NuScale is apparently not really passive either “Conduction through the vessel wall is by itself not a sufficient mechanism for heat removal in the present design. A circulation path is required to effectively remove the core decay heat. The sump makeup system is required.” [5] Furthermore, Italian researchers found that if if “SUMP valves are not operated and the ADS vent valves stuck open“, then there was a six hour “grace” period before CHF [Critical Heat Flux] “conditions are reached at top of the core. The dryout cannot be quenched. Primary system coolant released thorugh the HTC top valve outside the contaiment” [6]. Six hour grace period to meltdown-nuclear accident. So, these are neither passive, nor perfectly safe. And, they are proposing putting them in large groups, which makes one wonder what’s the point. A quick look online shows that NuScale has just submitted a laundry list of patents (July 2015) which, looking at the list alone, sound less original, than trying to patent a chicken sandwich, as someone recently did.

From Greenpeace:
When it comes to nuclear power, small isn’t beautiful. Or safe or cheap.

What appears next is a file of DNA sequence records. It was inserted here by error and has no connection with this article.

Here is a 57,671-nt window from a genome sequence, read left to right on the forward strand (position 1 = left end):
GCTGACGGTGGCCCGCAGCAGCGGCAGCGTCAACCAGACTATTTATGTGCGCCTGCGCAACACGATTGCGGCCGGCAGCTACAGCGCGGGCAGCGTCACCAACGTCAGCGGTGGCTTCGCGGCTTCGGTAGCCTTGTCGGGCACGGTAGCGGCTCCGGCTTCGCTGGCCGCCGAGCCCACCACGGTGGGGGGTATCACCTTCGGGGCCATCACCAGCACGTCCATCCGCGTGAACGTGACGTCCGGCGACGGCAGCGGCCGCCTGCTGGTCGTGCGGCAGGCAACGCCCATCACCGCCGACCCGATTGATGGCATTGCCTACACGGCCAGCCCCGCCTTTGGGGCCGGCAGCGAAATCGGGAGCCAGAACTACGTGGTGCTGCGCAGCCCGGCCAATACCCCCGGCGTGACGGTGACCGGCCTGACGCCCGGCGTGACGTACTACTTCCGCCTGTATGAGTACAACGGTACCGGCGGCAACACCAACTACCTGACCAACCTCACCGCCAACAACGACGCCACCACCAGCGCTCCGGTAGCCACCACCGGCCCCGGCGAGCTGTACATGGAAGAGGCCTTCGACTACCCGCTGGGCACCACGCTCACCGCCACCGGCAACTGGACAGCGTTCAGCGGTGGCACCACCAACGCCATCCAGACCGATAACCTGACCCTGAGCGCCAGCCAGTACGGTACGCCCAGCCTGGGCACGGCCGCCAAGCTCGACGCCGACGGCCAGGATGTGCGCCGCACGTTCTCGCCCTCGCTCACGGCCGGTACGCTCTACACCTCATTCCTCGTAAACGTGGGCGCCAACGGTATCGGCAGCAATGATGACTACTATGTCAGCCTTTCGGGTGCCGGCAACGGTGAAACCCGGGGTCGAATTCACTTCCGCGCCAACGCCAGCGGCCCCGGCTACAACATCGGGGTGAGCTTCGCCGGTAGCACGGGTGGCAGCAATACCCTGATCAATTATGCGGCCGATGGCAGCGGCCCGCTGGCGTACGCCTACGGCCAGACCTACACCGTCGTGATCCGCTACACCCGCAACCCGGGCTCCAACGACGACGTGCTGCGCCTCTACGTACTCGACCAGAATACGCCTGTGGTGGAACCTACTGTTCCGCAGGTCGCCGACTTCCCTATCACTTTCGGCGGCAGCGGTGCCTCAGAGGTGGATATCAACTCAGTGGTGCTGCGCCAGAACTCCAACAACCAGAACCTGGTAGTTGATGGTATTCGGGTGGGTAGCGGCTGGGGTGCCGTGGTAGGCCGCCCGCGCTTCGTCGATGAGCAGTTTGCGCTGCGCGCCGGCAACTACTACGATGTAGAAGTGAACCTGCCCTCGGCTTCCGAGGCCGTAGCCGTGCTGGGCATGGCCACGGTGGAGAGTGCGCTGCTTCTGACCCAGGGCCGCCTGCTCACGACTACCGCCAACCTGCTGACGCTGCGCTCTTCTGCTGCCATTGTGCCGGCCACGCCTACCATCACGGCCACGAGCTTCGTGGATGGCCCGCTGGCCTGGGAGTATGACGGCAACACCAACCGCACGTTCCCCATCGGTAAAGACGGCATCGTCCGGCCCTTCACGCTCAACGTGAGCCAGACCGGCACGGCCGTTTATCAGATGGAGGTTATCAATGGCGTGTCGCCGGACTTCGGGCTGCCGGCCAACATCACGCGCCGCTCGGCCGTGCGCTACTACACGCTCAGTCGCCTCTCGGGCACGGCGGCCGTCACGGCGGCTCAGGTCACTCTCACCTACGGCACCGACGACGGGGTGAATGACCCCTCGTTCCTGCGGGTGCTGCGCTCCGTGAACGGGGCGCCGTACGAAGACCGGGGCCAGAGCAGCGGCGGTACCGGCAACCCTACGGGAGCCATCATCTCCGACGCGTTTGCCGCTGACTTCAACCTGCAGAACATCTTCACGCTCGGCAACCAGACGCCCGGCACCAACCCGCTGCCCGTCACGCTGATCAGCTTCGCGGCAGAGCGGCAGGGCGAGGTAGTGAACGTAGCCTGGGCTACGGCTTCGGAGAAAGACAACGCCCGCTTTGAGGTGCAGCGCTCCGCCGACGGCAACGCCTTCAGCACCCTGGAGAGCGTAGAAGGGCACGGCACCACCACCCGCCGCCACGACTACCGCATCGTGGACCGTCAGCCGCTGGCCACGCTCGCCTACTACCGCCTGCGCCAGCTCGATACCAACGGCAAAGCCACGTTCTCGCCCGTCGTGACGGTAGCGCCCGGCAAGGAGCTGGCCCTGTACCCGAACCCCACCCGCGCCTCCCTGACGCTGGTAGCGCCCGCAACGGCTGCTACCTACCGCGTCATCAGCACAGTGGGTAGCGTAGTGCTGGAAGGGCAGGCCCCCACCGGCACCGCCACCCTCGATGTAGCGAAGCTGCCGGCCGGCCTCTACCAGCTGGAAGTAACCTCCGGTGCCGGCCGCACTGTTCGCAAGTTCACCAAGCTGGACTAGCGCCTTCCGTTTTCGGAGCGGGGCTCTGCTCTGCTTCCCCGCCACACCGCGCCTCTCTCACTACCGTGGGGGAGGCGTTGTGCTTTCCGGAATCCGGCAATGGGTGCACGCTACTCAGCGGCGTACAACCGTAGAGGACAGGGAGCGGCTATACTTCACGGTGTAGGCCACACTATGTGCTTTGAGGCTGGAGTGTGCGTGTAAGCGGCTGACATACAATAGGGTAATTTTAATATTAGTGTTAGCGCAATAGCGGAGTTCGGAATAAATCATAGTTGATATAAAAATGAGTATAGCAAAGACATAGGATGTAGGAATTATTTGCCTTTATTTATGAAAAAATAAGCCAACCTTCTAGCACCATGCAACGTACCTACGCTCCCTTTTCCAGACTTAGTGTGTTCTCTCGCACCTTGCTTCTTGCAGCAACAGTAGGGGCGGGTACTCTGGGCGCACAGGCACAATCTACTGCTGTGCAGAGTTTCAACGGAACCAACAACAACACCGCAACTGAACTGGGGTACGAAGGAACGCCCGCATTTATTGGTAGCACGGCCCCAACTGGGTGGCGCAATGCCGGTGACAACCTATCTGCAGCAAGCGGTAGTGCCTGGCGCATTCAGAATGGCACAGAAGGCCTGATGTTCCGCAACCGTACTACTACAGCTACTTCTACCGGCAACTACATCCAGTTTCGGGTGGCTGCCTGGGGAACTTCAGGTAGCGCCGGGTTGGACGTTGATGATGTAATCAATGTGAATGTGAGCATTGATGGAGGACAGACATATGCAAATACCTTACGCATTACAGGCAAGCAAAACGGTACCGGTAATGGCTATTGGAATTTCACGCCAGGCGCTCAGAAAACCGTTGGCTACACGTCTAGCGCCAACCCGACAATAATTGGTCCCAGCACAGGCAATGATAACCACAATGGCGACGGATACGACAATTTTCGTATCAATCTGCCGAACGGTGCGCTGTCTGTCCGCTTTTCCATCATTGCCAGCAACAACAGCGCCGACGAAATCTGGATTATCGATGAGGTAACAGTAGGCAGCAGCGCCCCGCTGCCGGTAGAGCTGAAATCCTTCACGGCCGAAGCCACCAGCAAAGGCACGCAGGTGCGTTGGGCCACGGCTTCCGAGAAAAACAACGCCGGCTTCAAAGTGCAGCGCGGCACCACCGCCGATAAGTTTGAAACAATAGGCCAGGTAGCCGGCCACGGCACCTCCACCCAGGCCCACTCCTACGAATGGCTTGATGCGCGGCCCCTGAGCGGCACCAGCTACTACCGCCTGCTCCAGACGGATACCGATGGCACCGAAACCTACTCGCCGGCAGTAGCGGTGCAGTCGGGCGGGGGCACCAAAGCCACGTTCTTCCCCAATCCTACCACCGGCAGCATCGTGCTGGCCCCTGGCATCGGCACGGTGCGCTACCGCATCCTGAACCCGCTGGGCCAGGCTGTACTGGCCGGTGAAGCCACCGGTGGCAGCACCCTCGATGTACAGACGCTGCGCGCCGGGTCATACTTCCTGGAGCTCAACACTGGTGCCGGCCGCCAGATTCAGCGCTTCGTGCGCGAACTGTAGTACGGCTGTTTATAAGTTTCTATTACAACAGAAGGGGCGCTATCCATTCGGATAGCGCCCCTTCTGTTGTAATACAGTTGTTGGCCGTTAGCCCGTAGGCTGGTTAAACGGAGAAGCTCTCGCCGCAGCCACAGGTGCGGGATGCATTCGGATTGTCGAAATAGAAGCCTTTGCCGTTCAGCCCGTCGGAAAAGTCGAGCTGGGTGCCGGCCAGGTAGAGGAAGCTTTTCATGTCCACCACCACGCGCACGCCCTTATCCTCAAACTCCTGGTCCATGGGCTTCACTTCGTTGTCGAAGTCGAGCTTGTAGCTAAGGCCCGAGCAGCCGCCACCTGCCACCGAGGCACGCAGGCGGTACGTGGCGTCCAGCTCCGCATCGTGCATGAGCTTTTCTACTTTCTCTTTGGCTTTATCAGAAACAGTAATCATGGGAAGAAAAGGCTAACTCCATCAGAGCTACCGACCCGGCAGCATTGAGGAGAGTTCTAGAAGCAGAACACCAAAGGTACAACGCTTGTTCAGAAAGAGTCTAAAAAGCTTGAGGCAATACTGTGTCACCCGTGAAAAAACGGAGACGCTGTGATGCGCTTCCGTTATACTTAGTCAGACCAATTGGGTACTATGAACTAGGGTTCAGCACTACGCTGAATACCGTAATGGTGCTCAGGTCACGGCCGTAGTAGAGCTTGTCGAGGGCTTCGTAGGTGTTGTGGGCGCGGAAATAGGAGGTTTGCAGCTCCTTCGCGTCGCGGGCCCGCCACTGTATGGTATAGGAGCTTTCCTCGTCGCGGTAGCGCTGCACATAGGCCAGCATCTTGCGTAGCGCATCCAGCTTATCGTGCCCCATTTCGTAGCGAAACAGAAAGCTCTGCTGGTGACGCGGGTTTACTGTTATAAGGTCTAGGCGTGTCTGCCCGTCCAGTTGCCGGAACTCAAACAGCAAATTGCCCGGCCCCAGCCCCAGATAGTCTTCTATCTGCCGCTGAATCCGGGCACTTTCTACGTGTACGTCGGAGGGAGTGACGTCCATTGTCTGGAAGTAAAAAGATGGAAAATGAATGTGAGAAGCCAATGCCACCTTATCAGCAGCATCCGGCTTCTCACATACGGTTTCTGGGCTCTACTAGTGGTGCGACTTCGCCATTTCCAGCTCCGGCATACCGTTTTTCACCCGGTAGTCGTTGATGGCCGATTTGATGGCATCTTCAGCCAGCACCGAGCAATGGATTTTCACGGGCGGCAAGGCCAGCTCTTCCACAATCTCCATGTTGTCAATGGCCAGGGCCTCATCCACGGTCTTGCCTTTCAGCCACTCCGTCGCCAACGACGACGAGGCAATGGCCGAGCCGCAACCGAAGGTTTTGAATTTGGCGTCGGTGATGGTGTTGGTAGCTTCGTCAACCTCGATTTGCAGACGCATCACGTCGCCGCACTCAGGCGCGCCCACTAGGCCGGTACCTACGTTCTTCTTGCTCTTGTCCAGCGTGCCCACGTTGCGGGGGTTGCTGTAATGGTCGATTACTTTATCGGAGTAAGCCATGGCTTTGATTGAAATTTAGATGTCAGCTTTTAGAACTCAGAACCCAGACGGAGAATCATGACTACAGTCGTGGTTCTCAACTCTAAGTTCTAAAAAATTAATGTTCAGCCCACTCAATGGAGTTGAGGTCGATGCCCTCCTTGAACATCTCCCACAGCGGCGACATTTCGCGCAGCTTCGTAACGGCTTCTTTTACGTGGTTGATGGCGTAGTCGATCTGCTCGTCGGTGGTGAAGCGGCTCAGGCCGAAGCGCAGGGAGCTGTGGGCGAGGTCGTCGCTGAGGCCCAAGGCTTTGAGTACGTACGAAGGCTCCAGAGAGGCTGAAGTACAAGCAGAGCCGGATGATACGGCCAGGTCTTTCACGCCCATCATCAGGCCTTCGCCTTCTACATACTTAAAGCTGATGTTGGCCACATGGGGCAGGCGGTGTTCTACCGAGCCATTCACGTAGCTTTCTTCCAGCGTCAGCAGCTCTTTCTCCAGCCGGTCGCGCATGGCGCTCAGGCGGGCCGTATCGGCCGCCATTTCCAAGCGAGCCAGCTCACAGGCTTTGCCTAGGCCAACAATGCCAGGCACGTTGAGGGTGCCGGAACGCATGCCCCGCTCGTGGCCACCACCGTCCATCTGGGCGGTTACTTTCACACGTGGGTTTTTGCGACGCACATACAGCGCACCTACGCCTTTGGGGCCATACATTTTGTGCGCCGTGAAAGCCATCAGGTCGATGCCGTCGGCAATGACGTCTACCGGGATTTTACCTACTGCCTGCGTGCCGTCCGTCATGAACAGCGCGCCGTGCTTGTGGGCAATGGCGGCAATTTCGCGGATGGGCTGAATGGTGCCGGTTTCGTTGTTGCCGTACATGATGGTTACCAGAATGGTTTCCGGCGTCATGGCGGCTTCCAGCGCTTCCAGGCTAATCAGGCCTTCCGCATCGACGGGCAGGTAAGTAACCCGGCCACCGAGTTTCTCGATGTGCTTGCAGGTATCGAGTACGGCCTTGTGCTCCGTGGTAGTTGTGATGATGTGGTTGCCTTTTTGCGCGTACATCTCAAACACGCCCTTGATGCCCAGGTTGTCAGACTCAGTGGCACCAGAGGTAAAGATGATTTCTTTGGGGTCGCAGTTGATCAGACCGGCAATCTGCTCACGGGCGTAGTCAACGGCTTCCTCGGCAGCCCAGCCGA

Blogpost by Justin McKeating – June 19, 2014 at 11:55
Not beautiful, safe or cheap: a message to the United States, where the Obama administration has pledged to waste money financing the Small Modular Reactor (SMR).

SMRs are supposed to be small and prefab – constructed from parts made in a central location and slapped together onsite like a cheap prefab home. Those parts can then be shipped out and built by staff who don’t necessarily have the skills to build larger, more complex reactors.

The trouble is, this is merely old nuclear technology in new clothes. So why is the US Department of Energy (DoE) is giving $217 million dollars over five years to NuScale, a SMR manufacturer.

 

Let’s note, with a weary shake of the head, that this is yet another public subsidy for the failing economics of nuclear power, and take a look why this is a bad investment of taxpayer dollars by the Obama administration.

Dr. Mark Cooper, senior fellow for economic analysis at the Institute for Energy and the Environment at Vermont Law School, has published a paper titled, The Economic Failure of Nuclear Power and the Development of a Low-Carbon Electricity Future: Why Small Modular Reactors Are Part of the Problem, Not the Solution.